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Issue No.01 - Jan.-Feb. (2013 vol.33)
pp: 70-74
ABSTRACT
In a workshop, high school students built a virtual world for a car-racing game. The prerequisites were math-rather than programming-skills; instructional scaffolding (OpenGL templates and tutors) aided students through their programming tasks. This workshop was an alternative to other measures (for example, Microsoft's recent campaign) to get high school students interested in computer science.
INDEX TERMS
Computer science education, VIrtual environments, Games,OpenGL, Computer science education, VIrtual environments, Games, computer graphics, computer science education, computer graphics education, secondary education, virtual worlds, computer games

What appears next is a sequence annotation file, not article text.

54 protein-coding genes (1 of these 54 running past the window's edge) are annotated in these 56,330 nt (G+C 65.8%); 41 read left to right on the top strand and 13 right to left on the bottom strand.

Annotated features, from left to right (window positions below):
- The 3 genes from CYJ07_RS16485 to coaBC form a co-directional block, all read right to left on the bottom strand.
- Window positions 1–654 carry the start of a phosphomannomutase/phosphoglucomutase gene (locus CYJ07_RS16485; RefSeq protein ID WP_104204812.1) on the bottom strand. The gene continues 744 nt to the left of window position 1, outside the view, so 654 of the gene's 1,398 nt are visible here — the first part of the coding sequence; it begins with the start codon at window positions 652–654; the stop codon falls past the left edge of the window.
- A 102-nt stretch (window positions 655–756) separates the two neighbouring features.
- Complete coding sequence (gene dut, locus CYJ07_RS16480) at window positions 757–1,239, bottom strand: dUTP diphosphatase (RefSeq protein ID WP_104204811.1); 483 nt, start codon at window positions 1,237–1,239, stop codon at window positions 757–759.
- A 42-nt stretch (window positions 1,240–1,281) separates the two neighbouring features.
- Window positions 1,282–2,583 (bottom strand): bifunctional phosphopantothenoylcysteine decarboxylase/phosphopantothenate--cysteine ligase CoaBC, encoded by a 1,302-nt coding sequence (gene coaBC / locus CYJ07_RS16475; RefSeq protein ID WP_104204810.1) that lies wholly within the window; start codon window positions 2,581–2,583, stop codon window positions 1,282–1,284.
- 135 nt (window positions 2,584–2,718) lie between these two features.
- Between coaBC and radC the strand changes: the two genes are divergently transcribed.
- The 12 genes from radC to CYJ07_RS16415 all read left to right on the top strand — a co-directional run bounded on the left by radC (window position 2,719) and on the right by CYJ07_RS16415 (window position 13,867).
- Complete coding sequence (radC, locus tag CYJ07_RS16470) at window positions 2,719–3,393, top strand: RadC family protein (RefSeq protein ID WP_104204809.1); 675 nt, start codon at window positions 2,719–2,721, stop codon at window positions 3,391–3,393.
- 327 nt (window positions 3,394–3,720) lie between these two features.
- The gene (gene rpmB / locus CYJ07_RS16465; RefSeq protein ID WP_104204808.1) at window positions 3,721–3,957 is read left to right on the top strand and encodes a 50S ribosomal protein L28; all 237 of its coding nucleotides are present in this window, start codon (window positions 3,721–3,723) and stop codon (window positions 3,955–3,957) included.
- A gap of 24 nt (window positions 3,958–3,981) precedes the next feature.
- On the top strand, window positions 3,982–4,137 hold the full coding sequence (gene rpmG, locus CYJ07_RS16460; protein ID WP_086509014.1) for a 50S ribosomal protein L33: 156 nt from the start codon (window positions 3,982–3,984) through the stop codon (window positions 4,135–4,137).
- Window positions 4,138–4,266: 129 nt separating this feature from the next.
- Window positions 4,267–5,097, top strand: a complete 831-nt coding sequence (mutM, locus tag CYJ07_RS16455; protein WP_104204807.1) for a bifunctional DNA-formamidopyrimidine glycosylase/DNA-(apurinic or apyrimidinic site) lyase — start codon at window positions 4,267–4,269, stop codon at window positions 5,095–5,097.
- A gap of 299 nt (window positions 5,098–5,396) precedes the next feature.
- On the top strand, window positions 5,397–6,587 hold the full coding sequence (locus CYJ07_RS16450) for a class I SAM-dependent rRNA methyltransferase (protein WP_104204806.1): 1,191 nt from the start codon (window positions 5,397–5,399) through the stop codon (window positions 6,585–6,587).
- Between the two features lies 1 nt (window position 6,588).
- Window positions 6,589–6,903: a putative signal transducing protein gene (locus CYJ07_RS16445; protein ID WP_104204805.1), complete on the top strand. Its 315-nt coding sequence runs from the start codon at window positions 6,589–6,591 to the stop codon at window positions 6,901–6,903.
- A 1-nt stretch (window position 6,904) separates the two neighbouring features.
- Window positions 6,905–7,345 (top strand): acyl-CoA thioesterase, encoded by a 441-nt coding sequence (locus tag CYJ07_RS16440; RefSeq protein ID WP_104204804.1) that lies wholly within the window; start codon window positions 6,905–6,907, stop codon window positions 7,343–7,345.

CITATION
G. Domik, S. Arens, P. Stilow, H. Friedrich, "Helping High Schoolers Move the (Virtual) World", IEEE Computer Graphics and Applications, vol.33, no. 1, pp. 70-74, Jan.-Feb. 2013, doi:10.1109/MCG.2013.6
REFERENCES
1. “A National Talent Strategy,” white paper, Microsoft, 2012; www.microsoft.com/en-us/news/download/presskits/ citizenshipMSNTS.pdf.
2. N. Wingfield, “Fostering Tech Talent in Schools,” New York Times,1 Oct. 2012; www.nytimes.com/2012/10/01/technologymicrosoft-sends-engineers-to-schools-to-encourage-the-next-generation.html?_r=1&ref=business .
3. D.C. Webb, A. Repenning, and K. Koh, “Toward an Emergent Theory of Broadening Participation in Computer Science Education,” Proc. 43rd ACM Tech. Symp. Computer Science Education (SIGCSE 12), ACM, 2012, pp. 173–178; http://scalablegamedesign.cs.colorado.edu/ gamewiki/images/f/fdSIGSCE2012_Final_Submit.pdf .
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